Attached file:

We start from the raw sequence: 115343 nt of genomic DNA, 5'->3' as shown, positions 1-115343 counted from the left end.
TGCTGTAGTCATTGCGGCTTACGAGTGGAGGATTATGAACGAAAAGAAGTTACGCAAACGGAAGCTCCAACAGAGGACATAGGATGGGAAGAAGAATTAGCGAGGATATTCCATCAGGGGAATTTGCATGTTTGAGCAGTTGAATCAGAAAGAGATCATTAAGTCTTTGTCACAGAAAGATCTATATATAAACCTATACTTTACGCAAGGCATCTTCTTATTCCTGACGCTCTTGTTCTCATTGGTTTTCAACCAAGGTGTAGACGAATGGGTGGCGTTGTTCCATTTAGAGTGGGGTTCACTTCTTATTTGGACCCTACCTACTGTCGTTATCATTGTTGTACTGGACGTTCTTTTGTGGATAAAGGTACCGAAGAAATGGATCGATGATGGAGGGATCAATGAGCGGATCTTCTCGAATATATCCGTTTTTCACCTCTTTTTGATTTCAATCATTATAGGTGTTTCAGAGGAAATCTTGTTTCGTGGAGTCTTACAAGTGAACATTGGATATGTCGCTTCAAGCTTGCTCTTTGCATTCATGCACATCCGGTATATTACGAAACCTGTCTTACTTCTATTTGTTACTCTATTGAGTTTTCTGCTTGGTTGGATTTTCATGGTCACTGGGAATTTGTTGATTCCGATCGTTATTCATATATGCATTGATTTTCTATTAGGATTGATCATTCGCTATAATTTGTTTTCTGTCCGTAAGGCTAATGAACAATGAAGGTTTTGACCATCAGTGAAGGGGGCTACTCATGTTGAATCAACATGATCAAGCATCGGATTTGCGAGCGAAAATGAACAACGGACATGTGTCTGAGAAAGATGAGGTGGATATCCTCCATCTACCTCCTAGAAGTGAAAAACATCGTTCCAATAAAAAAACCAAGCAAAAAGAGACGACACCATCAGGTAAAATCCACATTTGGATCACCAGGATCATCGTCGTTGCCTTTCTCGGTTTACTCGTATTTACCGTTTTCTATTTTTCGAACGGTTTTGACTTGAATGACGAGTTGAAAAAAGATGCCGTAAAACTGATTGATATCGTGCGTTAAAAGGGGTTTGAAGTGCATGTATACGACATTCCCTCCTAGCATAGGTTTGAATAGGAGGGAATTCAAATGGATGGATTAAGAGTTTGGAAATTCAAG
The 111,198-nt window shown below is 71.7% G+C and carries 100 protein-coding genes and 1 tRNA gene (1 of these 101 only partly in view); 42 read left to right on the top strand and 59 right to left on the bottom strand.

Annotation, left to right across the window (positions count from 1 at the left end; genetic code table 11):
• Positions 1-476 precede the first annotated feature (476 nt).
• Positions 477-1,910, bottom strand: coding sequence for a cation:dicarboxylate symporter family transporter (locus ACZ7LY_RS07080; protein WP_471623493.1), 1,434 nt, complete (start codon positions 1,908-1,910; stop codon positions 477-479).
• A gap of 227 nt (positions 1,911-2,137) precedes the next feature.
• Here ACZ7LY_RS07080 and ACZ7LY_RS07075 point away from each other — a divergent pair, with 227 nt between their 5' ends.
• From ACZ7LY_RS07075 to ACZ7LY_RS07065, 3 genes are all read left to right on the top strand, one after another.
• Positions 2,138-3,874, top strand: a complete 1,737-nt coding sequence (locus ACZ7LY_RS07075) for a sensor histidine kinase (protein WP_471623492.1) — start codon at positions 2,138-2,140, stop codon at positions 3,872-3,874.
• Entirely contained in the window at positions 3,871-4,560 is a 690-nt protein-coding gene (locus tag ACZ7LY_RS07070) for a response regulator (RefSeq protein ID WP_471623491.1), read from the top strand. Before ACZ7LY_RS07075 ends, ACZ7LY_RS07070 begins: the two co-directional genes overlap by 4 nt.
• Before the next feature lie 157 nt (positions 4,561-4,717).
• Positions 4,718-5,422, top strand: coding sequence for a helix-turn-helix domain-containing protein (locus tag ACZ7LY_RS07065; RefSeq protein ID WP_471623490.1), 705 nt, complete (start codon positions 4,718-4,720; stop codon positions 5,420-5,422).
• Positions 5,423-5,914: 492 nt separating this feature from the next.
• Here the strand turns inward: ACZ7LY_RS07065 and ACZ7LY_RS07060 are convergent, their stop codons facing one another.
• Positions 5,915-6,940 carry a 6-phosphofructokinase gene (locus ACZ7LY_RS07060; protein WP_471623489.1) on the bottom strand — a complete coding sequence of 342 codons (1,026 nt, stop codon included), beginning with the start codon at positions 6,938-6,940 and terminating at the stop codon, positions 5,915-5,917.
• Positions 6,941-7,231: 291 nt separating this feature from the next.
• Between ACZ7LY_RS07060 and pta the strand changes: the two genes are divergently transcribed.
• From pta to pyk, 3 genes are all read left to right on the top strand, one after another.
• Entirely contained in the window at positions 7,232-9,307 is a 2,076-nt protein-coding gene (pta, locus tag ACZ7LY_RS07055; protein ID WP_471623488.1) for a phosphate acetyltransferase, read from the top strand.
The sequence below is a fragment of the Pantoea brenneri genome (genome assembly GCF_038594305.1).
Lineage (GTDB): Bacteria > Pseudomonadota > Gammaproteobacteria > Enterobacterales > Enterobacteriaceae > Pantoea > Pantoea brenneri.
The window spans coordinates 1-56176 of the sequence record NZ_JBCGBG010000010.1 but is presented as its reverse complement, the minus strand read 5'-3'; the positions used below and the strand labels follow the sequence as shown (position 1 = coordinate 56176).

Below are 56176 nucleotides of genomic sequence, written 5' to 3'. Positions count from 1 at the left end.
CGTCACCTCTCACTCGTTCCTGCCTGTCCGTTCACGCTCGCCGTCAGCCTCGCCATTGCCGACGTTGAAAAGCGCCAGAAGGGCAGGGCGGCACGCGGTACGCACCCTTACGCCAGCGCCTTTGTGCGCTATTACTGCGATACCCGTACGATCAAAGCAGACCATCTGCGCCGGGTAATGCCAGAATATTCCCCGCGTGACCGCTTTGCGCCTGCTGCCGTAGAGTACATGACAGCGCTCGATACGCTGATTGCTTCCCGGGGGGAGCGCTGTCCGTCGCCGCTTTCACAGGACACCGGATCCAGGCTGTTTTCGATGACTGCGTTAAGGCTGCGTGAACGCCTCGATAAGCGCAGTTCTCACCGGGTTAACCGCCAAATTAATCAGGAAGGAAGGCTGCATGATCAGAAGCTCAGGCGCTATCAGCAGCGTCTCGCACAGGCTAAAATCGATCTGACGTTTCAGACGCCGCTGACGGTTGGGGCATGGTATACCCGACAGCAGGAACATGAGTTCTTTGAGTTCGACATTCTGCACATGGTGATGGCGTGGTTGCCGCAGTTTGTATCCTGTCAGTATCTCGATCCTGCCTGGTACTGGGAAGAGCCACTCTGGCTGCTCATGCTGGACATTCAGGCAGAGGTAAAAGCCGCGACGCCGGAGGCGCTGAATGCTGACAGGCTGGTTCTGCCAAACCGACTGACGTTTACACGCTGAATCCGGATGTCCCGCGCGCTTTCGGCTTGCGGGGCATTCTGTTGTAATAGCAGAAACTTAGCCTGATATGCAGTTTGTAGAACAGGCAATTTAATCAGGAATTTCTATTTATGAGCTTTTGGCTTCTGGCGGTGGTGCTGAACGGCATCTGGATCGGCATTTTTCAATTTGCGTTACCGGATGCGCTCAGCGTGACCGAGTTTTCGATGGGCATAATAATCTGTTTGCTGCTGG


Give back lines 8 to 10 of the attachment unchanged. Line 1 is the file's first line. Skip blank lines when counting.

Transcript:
• Here ACZ7LY_RS07080 and ACZ7LY_RS07075 point away from each other — a divergent pair, with 227 nt between their 5' ends.
• From ACZ7LY_RS07075 to ACZ7LY_RS07065, 3 genes are all read left to right on the top strand, one after another.
• Positions 2,138-3,874, top strand: a complete 1,737-nt coding sequence (locus ACZ7LY_RS07075) for a sensor histidine kinase (protein WP_471623492.1) — start codon at positions 2,138-2,140, stop codon at positions 3,872-3,874.